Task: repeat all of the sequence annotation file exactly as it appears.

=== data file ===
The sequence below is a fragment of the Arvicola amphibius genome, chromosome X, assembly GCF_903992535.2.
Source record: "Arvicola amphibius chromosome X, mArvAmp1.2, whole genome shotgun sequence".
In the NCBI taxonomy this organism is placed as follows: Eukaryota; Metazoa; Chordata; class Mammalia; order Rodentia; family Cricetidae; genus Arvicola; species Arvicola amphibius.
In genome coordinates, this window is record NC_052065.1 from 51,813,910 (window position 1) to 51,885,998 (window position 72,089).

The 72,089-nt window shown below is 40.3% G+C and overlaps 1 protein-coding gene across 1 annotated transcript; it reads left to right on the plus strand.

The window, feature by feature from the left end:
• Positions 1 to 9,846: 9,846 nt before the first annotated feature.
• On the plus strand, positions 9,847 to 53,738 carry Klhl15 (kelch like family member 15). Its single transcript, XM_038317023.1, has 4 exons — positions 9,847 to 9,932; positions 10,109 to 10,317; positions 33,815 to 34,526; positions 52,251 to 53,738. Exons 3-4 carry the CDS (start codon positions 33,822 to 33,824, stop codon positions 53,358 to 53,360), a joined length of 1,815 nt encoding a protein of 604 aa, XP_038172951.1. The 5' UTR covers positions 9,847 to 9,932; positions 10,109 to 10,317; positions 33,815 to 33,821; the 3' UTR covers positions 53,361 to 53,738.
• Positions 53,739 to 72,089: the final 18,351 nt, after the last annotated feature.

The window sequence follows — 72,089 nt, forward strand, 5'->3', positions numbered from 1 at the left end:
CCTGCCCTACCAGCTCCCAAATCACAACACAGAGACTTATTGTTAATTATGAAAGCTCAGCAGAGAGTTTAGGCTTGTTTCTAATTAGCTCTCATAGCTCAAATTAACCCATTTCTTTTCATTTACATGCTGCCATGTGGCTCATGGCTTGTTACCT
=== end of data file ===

The sequence below is a fragment of the Arvicola amphibius genome, chromosome X, assembly GCF_903992535.2.
Source record: "Arvicola amphibius chromosome X, mArvAmp1.2, whole genome shotgun sequence".
In the NCBI taxonomy this organism is placed as follows: Eukaryota; Metazoa; Chordata; class Mammalia; order Rodentia; family Cricetidae; genus Arvicola; species Arvicola amphibius.
In genome coordinates, this window is record NC_052065.1 from 51,813,910 (window position 1) to 51,885,998 (window position 72,089).

The 72,089-nt window shown below is 40.3% G+C and overlaps 1 protein-coding gene across 1 annotated transcript; it reads left to right on the plus strand.

The window, feature by feature from the left end:
• Positions 1 to 9,846: 9,846 nt before the first annotated feature.
• On the plus strand, positions 9,847 to 53,738 carry Klhl15 (kelch like family member 15). Its single transcript, XM_038317023.1, has 4 exons — positions 9,847 to 9,932; positions 10,109 to 10,317; positions 33,815 to 34,526; positions 52,251 to 53,738. Exons 3-4 carry the CDS (start codon positions 33,822 to 33,824, stop codon positions 53,358 to 53,360), a joined length of 1,815 nt encoding a protein of 604 aa, XP_038172951.1. The 5' UTR covers positions 9,847 to 9,932; positions 10,109 to 10,317; positions 33,815 to 33,821; the 3' UTR covers positions 53,361 to 53,738.
• Positions 53,739 to 72,089: the final 18,351 nt, after the last annotated feature.

The window sequence follows — 72,089 nt, forward strand, 5'->3', positions numbered from 1 at the left end:
CCTGCCCTACCAGCTCCCAAATCACAACACAGAGACTTATTGTTAATTATGAAAGCTCAGCAGAGAGTTTAGGCTTGTTTCTAATTAGCTCTCATAGCTCAAATTAACCCATTTCTTTTCATTTACATGCTGCCATGTGGCTCATGGCTTGTTACCT